The Missing Kumbayah Moment
The State Senate is supposed to return to the Capitol tomorrow. Members are supposed to conference the revenue bill and two separate bills. One would authorize SUNY schools to set their own tuition; the other would implement an FMAP contingency plan.
Apparently, this is the result of an agreement over the weekend between the Governor and Senate leader John Sampson. Assuming that the Senate can actually muster the votes to approve the revenue bill, it would conclude the budget process and allow lawmakers to finally get paid.
Think about this one: Lawmakers haven’t been paid yet this year, which means they must either have considerable outside income, or, ironically, they are very good at home budgeting.
Passage of an unaltered revenue bill represents a victory of sorts for Assembly Speaker Silver, who was adamant that the Senate not reopen the bill to insert SUNY Flex and other provisions. Silver may not get the last word, though. That’s because the Governor may summon the Assembly back to town soon to act on stand-alone SUNY Flex and FMAP proposals in special session.
Of course, the Assembly could gavel in and gavel out easily enough, and that’s probably likely given the strained relations between the Assembly and Executive branches. In fact, the Assembly is sick of dealing with Paterson, and he says ditto. Moreover, the Governor’s people are blaming Assembly operatives for the New York Post article today that suggests impropriety in the award of a $287 million no-bid contract to the firm that employs Michelle Paterson.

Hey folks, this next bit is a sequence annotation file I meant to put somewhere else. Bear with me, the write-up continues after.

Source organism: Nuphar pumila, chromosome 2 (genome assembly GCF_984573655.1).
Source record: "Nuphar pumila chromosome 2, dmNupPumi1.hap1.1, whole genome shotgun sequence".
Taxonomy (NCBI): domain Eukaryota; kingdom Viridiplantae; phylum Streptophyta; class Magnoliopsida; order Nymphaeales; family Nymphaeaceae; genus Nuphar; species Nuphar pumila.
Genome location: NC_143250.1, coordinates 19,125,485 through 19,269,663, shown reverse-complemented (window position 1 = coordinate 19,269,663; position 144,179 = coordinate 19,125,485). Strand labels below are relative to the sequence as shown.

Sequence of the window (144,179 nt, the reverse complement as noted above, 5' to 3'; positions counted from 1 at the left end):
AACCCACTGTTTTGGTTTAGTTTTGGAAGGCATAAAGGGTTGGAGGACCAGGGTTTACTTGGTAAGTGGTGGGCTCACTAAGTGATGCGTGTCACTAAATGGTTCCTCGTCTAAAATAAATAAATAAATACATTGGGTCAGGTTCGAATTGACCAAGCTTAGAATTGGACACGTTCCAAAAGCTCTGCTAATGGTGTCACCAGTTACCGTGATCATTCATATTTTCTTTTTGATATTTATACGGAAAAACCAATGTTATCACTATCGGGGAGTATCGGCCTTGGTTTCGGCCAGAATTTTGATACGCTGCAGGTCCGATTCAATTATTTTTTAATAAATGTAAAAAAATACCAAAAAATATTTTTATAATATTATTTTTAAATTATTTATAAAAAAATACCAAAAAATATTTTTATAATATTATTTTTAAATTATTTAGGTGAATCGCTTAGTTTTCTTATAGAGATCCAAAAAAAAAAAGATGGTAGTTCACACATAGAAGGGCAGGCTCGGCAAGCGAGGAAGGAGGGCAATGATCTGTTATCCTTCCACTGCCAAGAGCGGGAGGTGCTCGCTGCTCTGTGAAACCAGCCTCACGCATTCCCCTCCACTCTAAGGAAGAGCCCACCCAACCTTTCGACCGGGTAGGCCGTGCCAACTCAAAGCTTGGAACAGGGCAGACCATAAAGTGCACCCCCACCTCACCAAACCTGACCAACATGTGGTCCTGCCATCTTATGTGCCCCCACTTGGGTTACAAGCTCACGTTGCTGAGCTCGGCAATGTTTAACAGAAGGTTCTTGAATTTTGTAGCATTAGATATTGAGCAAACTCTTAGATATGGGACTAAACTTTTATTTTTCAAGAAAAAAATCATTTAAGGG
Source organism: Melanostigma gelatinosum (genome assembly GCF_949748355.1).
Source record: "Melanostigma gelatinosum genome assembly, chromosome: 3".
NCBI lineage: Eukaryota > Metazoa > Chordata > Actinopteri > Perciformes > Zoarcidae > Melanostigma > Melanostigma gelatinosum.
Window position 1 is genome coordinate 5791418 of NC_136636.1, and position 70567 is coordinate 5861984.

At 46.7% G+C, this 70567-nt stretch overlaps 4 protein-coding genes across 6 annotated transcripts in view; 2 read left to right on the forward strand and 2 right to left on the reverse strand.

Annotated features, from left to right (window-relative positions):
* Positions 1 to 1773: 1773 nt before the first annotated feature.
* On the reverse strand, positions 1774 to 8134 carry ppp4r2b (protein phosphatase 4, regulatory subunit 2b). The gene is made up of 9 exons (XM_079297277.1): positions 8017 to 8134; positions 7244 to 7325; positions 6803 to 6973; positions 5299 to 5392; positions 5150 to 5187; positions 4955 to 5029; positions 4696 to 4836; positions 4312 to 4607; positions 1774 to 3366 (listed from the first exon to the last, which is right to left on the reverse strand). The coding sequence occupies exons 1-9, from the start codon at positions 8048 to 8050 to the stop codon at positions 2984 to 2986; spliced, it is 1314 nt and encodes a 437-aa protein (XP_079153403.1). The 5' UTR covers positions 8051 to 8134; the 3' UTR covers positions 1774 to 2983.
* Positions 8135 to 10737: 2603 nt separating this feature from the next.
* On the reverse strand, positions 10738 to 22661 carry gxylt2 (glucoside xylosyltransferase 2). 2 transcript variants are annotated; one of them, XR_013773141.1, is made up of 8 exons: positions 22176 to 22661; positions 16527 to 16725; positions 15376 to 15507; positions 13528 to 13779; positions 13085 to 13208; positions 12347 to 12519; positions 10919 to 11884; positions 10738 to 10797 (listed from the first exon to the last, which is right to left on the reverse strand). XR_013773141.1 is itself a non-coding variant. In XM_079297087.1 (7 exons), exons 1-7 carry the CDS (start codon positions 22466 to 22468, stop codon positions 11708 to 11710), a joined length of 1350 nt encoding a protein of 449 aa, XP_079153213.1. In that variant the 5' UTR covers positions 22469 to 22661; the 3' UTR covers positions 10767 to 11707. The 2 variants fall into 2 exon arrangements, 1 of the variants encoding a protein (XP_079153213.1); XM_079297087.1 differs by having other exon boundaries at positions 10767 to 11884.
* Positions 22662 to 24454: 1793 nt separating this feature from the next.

If this all seems rather acrimonious and petty, it’s because it is.
In years past, there was always a “kumbayah moment” at the end of a legislative session. It was the time when everyone let go of grudges and made up after arguments. On the floor of both houses, they would look at each other and said: “Gosh, we sure had a raucous moment or two, but look at all we did this year. The people can be proud of us for having come together to pass legislation. It wasn’t easy, but we set aside our differences and did the people’s business. We acted in the best tradition of the institution.”
Yes, it was self-congratulatory and even a little sappy at times, but it was a good tradition. Unfortunately, nothing like this has happened in several years. As a result of the resignations and the coups and the budget impasse, lawmakers have left town not on a high, but in varying states of shock, disgust and frustration.
If you talk to long-serving members, you get the sense of both nostalgia for the old days and skepticism that things are going to change anytime soon. And if you talk to newer members, they’ve steeled themselves to the notion that this is a hard place.